The Heavy's third studio album, 2012's The Glorious Dead is a bombastic acid rock, funk, and blues-soaked album that sounds like the illegitimate offspring of the Black Keys and Gnarls Barkley. In that sense, it builds nicely upon the Heavy's previous work and should please fans of the band's quirky take on rootsy soul-influenced music. Showcasing singer Kelvin Swaby's trademark rough, nasally yawp, the Heavy seem to love building songs around riffs of low-end electric guitar twang, booming basslines, and wickedly boneheaded, backwoods drumbeats. They also punctuate these sweaty, red-eyed arrangements with bursts of trombones, trumpets, strings, and backing vocals. The band kicks things off with the horror movie-inspired zombie-gospel number "Can't Play Dead," featuring Swaby doing his best swamp blues-style shout over a fuzzed-out electric guitar riff and plodding blues-rock beat backed by what sounds like a choir of female divas. It's a grand moment of over the top rock that perfectly sets the tone for such similarly exuberant and soulfully campy moments as the marching band funk of "Big Bad Wolf" and the driving, James Bond theme-sounding "Don't Say Nothing." Elsewhere, the Heavy delve into various punk, dance, and blues-influenced sounds including the manic garage rock meets mariachi band anthem "Just My Luck" and "What Makes a Good Man?," which splits the difference between the retro hip-hop soul of Kanye West's "Gold Digger" and "Discothèque"-era U2.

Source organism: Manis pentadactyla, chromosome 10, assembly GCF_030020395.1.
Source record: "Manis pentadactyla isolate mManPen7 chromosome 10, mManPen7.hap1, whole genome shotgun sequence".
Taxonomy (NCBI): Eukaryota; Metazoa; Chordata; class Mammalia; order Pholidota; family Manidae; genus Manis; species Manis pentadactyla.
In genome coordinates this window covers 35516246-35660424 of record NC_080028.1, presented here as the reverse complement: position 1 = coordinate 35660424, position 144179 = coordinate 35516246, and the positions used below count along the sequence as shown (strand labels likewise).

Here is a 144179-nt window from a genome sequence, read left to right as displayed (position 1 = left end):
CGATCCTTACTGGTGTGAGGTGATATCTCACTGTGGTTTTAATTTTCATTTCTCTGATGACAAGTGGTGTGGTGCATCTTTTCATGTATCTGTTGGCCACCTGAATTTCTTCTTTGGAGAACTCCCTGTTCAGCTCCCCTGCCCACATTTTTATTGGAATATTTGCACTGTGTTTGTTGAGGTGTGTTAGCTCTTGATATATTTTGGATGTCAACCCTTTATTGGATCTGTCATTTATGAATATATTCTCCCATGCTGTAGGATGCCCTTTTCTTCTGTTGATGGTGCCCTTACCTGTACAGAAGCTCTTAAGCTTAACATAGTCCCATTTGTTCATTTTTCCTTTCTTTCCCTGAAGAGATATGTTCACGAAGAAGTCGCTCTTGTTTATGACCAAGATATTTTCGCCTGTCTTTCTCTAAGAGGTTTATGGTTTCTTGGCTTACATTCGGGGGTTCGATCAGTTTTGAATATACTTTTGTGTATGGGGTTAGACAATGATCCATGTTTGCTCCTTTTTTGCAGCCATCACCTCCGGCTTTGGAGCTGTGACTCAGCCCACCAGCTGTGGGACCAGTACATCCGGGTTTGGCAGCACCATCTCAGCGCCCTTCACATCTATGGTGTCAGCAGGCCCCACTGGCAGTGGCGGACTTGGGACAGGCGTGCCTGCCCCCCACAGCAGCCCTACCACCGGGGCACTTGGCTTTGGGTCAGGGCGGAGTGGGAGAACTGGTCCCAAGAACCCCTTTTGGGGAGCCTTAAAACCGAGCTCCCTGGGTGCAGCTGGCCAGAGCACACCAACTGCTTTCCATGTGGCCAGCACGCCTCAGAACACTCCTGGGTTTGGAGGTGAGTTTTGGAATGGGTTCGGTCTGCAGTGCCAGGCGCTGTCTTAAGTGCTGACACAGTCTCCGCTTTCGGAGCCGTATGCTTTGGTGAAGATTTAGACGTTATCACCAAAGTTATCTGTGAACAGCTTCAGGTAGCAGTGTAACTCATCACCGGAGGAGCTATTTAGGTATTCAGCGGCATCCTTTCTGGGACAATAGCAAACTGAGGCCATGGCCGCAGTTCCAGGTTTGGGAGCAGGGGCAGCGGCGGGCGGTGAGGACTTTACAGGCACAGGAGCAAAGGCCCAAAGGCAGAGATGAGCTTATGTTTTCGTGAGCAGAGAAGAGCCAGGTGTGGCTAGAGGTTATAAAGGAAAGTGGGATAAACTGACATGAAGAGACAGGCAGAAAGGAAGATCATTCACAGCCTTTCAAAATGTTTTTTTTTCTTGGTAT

Share this page
AllMusic Review by Matt Collar